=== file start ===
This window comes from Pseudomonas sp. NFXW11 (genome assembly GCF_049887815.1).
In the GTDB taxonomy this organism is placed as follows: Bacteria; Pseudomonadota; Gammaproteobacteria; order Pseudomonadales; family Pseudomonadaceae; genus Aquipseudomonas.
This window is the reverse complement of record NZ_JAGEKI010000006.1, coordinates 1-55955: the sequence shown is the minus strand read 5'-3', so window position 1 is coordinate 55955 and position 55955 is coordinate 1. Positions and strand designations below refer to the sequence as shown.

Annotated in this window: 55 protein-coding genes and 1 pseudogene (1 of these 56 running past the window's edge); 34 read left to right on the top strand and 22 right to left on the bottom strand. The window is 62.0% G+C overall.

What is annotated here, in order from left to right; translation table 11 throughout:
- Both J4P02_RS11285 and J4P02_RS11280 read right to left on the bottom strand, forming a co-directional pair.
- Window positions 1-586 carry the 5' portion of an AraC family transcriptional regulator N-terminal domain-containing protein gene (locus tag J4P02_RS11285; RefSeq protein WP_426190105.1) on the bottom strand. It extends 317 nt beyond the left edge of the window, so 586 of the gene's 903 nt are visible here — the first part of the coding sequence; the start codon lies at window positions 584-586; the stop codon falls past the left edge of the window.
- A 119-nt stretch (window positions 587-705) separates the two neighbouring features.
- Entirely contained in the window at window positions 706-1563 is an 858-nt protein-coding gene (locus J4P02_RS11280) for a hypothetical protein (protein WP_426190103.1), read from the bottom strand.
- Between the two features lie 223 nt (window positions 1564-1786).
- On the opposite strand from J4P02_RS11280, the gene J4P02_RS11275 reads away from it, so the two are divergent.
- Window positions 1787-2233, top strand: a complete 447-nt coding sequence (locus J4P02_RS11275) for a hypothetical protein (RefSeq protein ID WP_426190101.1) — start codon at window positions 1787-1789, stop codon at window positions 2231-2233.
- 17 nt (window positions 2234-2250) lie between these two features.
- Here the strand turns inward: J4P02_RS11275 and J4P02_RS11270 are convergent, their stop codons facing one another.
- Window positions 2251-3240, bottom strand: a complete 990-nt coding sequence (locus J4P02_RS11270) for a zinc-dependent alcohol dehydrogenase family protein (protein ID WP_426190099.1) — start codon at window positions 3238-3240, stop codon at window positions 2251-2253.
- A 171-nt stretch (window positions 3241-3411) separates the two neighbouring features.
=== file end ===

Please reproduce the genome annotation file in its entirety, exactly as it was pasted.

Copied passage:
This window comes from Pseudomonas sp. NFXW11 (genome assembly GCF_049887815.1).
In the GTDB taxonomy this organism is placed as follows: Bacteria; Pseudomonadota; Gammaproteobacteria; order Pseudomonadales; family Pseudomonadaceae; genus Aquipseudomonas.
This window is the reverse complement of record NZ_JAGEKI010000006.1, coordinates 1-55955: the sequence shown is the minus strand read 5'-3', so window position 1 is coordinate 55955 and position 55955 is coordinate 1. Positions and strand designations below refer to the sequence as shown.

Annotated in this window: 55 protein-coding genes and 1 pseudogene (1 of these 56 running past the window's edge); 34 read left to right on the top strand and 22 right to left on the bottom strand. The window is 62.0% G+C overall.

What is annotated here, in order from left to right; translation table 11 throughout:
- Both J4P02_RS11285 and J4P02_RS11280 read right to left on the bottom strand, forming a co-directional pair.
- Window positions 1-586 carry the 5' portion of an AraC family transcriptional regulator N-terminal domain-containing protein gene (locus tag J4P02_RS11285; RefSeq protein WP_426190105.1) on the bottom strand. It extends 317 nt beyond the left edge of the window, so 586 of the gene's 903 nt are visible here — the first part of the coding sequence; the start codon lies at window positions 584-586; the stop codon falls past the left edge of the window.
- A 119-nt stretch (window positions 587-705) separates the two neighbouring features.
- Entirely contained in the window at window positions 706-1563 is an 858-nt protein-coding gene (locus J4P02_RS11280) for a hypothetical protein (protein WP_426190103.1), read from the bottom strand.
- Between the two features lie 223 nt (window positions 1564-1786).
- On the opposite strand from J4P02_RS11280, the gene J4P02_RS11275 reads away from it, so the two are divergent.
- Window positions 1787-2233, top strand: a complete 447-nt coding sequence (locus J4P02_RS11275) for a hypothetical protein (RefSeq protein ID WP_426190101.1) — start codon at window positions 1787-1789, stop codon at window positions 2231-2233.
- 17 nt (window positions 2234-2250) lie between these two features.
- Here the strand turns inward: J4P02_RS11275 and J4P02_RS11270 are convergent, their stop codons facing one another.
- Window positions 2251-3240, bottom strand: a complete 990-nt coding sequence (locus J4P02_RS11270) for a zinc-dependent alcohol dehydrogenase family protein (protein ID WP_426190099.1) — start codon at window positions 3238-3240, stop codon at window positions 2251-2253.
- A 171-nt stretch (window positions 3241-3411) separates the two neighbouring features.